Should Developers Test Their Own Code?

What do you think about testing? This is a topic I want to gain more knowledge on, and I realize the importance of software testing. There are a lot of different tests. Luckily, you don’t have to be an expert on all the different types. There are pros and cons of testing, but should developers test their own code?

Should Developers Test Their Own Code- bug

Before I researched this, I just realized how broad the topic was. Fortunately, there are a lot of testing tools that help developers ensure the quality of their software.

Luckily, there are usually departments that handle testing in the workplace, and specific developers focused on only testing, such as Software Engineer in Test, QA Software Engineer, etc.

Not every company has a QA team, and it is essential to be knowledgeable about testing to be an asset to your company.

Primarily if you work at a startup, there may be no QA team, and you may have more responsibility than the role you were hired for.

I want to investigate what testing is and the pros and cons of testing. Do you think testing is worth the trouble, and what next steps can you take to be a better asset to your company?

What is Testing?

To ensure that our software applications are working as we want them to, we need to test them. When I started Lambda School, aka Bloom Tech, I didn’t understand why we needed testing. At that point, the school didn’t have a detailed testing unit, but no school is perfect.

Should Developers Test Their Own Code? - What is it?

After researching online and talking to other developers, I am proud to say I have gained more knowledge about software testing.

Testing can ensure that other developers don’t unintentionally break our code if we work on a team with other developers. Testing helps other developers, as well as yourself, understand what a piece of code is doing.

In software development, there are usually constant changes to product requirements. Testing allows us to easily change our code without breaking it.

Pros and Cons

Pros

Helps Find Bugs

As I mentioned above, writing tests can help track down bugs that would otherwise take a while. I remember I was on a team in school to build a product for a real-life stakeholder, and we had to get the product out fast, and writing tests should have been a priority.

While testing our API, I used Postman for some manual testing. I plugged in the URL for one of the update endpoints, and it worked. However, we did not have a separate testing database, and I accidentally altered the data in the production database. That growing pain led me to investigate the testing topic more.

Imagine if you have a giant application with over 100 endpoints. It would definitely be worth automating those tests. You would have to spend hours plugging in every single endpoint into the Postman every time the code changes, and that would drive developers crazy.

Helps Other Developers

If you are on a team, testing is a way to tell developers that they should not alter specific code. If you change someone else’s code, be prepared to spend hours with your team trying to find that feature that was changed.

Cons

Expensive

However, testing is expensive. In many companies, there may be whole teams dedicated to testing. If companies do not have a QA team, the testing may rest on the developer’s shoulders, writing the code.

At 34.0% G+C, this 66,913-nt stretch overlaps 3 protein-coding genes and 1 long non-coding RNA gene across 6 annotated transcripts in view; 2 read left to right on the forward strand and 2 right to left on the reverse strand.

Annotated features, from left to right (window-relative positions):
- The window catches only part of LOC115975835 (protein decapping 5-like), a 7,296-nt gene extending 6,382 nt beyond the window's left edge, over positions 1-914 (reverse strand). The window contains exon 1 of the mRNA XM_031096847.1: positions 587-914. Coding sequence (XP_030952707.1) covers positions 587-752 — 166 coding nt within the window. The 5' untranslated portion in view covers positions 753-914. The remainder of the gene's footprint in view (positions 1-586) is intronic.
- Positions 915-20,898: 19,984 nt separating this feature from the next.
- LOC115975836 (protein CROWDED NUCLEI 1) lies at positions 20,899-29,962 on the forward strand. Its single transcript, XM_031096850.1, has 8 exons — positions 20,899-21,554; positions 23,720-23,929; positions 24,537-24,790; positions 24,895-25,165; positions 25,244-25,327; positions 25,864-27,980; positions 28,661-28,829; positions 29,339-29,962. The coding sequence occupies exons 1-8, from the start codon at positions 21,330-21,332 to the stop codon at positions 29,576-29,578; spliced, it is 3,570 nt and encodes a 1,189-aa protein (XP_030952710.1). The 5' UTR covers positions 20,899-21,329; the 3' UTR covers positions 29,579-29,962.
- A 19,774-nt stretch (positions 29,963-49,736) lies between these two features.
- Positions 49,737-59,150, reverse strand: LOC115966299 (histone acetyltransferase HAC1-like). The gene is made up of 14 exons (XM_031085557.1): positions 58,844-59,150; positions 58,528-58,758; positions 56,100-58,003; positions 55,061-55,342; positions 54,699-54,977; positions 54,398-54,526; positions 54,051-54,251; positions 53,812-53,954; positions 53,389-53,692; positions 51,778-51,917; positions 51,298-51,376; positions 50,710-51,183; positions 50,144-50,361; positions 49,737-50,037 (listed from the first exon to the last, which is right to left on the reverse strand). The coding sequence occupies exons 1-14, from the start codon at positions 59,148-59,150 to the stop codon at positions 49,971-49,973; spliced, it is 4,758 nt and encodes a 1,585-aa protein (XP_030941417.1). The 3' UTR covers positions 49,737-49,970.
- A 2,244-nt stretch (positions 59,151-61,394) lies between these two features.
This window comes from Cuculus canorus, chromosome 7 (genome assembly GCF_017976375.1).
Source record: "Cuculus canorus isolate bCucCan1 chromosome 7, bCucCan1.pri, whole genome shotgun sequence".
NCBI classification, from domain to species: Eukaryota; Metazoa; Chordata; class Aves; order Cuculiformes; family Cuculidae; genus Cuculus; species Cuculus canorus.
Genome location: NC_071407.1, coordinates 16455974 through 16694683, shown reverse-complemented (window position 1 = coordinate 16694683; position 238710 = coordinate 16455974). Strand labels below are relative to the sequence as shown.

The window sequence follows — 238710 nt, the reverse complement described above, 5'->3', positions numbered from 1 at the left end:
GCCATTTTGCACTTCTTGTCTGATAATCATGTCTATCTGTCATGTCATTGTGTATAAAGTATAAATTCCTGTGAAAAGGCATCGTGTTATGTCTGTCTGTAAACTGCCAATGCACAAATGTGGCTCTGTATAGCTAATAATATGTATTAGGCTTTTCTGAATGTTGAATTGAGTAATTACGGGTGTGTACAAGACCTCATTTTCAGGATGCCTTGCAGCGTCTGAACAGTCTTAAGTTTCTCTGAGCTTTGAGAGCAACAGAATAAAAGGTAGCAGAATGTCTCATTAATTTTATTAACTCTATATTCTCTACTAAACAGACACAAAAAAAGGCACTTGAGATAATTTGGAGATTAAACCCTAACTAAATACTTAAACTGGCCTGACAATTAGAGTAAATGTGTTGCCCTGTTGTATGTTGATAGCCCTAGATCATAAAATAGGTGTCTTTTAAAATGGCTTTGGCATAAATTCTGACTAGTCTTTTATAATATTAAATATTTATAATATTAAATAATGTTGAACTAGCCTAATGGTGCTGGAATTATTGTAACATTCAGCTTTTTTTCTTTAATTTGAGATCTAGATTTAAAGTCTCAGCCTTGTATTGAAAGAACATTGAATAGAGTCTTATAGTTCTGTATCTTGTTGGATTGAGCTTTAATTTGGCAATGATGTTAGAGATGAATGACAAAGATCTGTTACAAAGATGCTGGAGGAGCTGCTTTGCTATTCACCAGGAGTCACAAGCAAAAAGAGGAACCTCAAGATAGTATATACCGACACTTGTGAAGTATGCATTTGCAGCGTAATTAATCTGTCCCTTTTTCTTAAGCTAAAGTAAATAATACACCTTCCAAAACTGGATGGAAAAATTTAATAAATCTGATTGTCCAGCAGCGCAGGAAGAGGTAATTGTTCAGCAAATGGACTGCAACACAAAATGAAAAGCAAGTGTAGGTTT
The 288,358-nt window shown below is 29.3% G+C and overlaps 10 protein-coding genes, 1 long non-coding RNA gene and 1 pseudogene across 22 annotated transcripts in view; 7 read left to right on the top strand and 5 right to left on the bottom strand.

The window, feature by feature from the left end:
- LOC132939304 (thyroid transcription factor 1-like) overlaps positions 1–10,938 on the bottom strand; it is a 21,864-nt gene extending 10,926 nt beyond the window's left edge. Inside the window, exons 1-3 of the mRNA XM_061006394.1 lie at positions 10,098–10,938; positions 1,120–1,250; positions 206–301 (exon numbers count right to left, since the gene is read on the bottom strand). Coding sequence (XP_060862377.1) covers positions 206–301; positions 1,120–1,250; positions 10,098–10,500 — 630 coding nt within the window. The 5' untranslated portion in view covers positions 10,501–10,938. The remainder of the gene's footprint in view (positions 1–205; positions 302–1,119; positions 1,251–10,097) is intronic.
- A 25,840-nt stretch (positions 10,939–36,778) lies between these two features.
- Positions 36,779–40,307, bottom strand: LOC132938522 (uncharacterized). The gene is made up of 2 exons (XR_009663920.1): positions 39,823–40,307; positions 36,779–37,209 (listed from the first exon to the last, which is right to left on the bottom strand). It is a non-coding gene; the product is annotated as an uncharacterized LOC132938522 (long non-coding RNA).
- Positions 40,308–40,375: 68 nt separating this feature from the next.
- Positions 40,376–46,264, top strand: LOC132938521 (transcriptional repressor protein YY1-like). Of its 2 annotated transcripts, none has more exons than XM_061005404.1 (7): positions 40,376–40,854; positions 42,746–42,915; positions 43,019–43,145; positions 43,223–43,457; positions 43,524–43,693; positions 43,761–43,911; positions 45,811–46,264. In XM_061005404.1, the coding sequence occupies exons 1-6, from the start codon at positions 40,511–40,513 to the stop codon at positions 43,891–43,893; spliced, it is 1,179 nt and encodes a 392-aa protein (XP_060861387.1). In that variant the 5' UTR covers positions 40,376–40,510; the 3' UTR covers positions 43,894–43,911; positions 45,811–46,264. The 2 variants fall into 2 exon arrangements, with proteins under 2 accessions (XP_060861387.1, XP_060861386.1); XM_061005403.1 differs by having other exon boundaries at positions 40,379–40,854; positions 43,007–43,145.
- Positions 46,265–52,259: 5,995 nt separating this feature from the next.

Should Developers Test Their Own Code?- Money

If the project has a deadline and needs to be shipped out fast, testing can be a drawback because it involves a lot of time developers have to spend on it, which means the company pays more.

This was the situation with the team I worked with. We were under a tight deadline.

Big Time Commitment

Depending on the type of testing required, you need to learn a framework to test your application. For example, I have done a lot of development with React. One of the trendy end-to-end testing frameworks is Cypress.

Should Developers Test Their Own Code? - Time

This framework is fun to learn. When you use it, it opens up a browser and simulates events that users take. There is a big-time commitment to learning this framework.

Should I Bother?

The answer is that it depends. It would help if you weighed the pros and cons. Some applications are far more critical than others and have detrimental effects if a bug occurs.

A lot of companies incorporate Test-driven development as their software development process. This is writing the test cases of the expected behavior first and then writing the code and refactoring until the test passes. I appreciate this software development style more with the bugs I have made in the past.

My Experience with Testing

I have made so many small personal projects that I didn’t even write any tests. I relied on Postman on the backend to test my APIs because there weren’t any.

However, for some personal projects, I recommend testing your apps, no matter how small, so that you can showcase your ability. You could end up working at a company where writing some tests is your responsibility, even if there is a QA team.

Next Steps

Thank you for reading my blog. I hope that you found a lot of value in it. Testing is crucial for every developer to know; you never know when you will need it.

If you are tired of spending hours finding bugs in your code, you should develop better skills in testing.

To learn about testing, you may want to look at Treehouse, Codecademy, or Udemy.

If you have comments, let me know below. Please share this on your social media.

Here are some questions to get the conversation going:

  1. What is your experience with testing?
  2. What would your advice be for a new developer about testing?

The topic of testing is so broad that I hope to write more articles about it as I learn more.

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